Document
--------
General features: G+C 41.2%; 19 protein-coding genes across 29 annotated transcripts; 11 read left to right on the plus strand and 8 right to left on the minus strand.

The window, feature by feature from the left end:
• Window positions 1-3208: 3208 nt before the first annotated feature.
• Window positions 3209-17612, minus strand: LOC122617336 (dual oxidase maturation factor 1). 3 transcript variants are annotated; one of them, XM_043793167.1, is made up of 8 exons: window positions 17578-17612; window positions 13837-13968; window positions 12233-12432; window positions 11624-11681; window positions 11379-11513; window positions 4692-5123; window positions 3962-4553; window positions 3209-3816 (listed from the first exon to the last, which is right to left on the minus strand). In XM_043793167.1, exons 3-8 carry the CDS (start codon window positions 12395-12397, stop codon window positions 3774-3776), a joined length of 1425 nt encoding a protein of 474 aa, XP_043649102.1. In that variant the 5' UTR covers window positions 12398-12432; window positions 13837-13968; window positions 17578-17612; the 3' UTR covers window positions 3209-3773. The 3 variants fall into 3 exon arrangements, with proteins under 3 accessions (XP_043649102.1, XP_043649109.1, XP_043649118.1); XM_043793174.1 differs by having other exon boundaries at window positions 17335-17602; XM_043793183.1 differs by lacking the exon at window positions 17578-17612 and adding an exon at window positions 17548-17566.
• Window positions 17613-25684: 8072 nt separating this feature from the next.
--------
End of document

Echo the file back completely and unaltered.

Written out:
General features: G+C 41.2%; 19 protein-coding genes across 29 annotated transcripts; 11 read left to right on the plus strand and 8 right to left on the minus strand.

The window, feature by feature from the left end:
• Window positions 1-3208: 3208 nt before the first annotated feature.
• Window positions 3209-17612, minus strand: LOC122617336 (dual oxidase maturation factor 1). 3 transcript variants are annotated; one of them, XM_043793167.1, is made up of 8 exons: window positions 17578-17612; window positions 13837-13968; window positions 12233-12432; window positions 11624-11681; window positions 11379-11513; window positions 4692-5123; window positions 3962-4553; window positions 3209-3816 (listed from the first exon to the last, which is right to left on the minus strand). In XM_043793167.1, exons 3-8 carry the CDS (start codon window positions 12395-12397, stop codon window positions 3774-3776), a joined length of 1425 nt encoding a protein of 474 aa, XP_043649102.1. In that variant the 5' UTR covers window positions 12398-12432; window positions 13837-13968; window positions 17578-17612; the 3' UTR covers window positions 3209-3773. The 3 variants fall into 3 exon arrangements, with proteins under 3 accessions (XP_043649102.1, XP_043649109.1, XP_043649118.1); XM_043793174.1 differs by having other exon boundaries at window positions 17335-17602; XM_043793183.1 differs by lacking the exon at window positions 17578-17612 and adding an exon at window positions 17548-17566.
• Window positions 17613-25684: 8072 nt separating this feature from the next.